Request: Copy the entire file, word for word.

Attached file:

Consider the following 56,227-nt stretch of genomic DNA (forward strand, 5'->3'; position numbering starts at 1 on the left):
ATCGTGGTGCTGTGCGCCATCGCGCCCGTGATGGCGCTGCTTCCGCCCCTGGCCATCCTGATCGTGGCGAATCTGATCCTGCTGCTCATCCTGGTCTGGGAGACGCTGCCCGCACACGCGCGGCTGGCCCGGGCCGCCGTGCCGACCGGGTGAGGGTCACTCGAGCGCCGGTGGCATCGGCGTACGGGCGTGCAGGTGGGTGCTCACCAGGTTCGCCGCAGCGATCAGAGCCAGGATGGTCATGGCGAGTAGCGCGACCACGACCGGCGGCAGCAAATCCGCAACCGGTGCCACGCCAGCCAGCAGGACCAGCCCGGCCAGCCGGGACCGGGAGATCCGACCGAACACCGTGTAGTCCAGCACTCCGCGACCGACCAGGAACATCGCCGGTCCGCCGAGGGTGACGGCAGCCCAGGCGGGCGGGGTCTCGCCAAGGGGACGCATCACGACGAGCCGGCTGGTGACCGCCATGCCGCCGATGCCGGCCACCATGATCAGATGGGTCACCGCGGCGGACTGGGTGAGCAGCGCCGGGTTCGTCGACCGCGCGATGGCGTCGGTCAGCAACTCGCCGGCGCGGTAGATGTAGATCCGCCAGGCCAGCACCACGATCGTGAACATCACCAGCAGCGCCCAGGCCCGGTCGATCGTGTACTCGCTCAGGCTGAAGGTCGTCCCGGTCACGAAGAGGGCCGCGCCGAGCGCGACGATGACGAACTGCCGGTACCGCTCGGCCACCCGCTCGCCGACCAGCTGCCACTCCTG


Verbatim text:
Consider the following 56,227-nt stretch of genomic DNA (forward strand, 5'->3'; position numbering starts at 1 on the left):
ATCGTGGTGCTGTGCGCCATCGCGCCCGTGATGGCGCTGCTTCCGCCCCTGGCCATCCTGATCGTGGCGAATCTGATCCTGCTGCTCATCCTGGTCTGGGAGACGCTGCCCGCACACGCGCGGCTGGCCCGGGCCGCCGTGCCGACCGGGTGAGGGTCACTCGAGCGCCGGTGGCATCGGCGTACGGGCGTGCAGGTGGGTGCTCACCAGGTTCGCCGCAGCGATCAGAGCCAGGATGGTCATGGCGAGTAGCGCGACCACGACCGGCGGCAGCAAATCCGCAACCGGTGCCACGCCAGCCAGCAGGACCAGCCCGGCCAGCCGGGACCGGGAGATCCGACCGAACACCGTGTAGTCCAGCACTCCGCGACCGACCAGGAACATCGCCGGTCCGCCGAGGGTGACGGCAGCCCAGGCGGGCGGGGTCTCGCCAAGGGGACGCATCACGACGAGCCGGCTGGTGACCGCCATGCCGCCGATGCCGGCCACCATGATCAGATGGGTCACCGCGGCGGACTGGGTGAGCAGCGCCGGGTTCGTCGACCGCGCGATGGCGTCGGTCAGCAACTCGCCGGCGCGGTAGATGTAGATCCGCCAGGCCAGCACCACGATCGTGAACATCACCAGCAGCGCCCAGGCCCGGTCGATCGTGTACTCGCTCAGGCTGAAGGTCGTCCCGGTCACGAAGAGGGCCGCGCCGAGCGCGACGATGACGAACTGCCGGTACCGCTCGGCCACCCGCTCGCCGACCAGCTGCCACTCCTG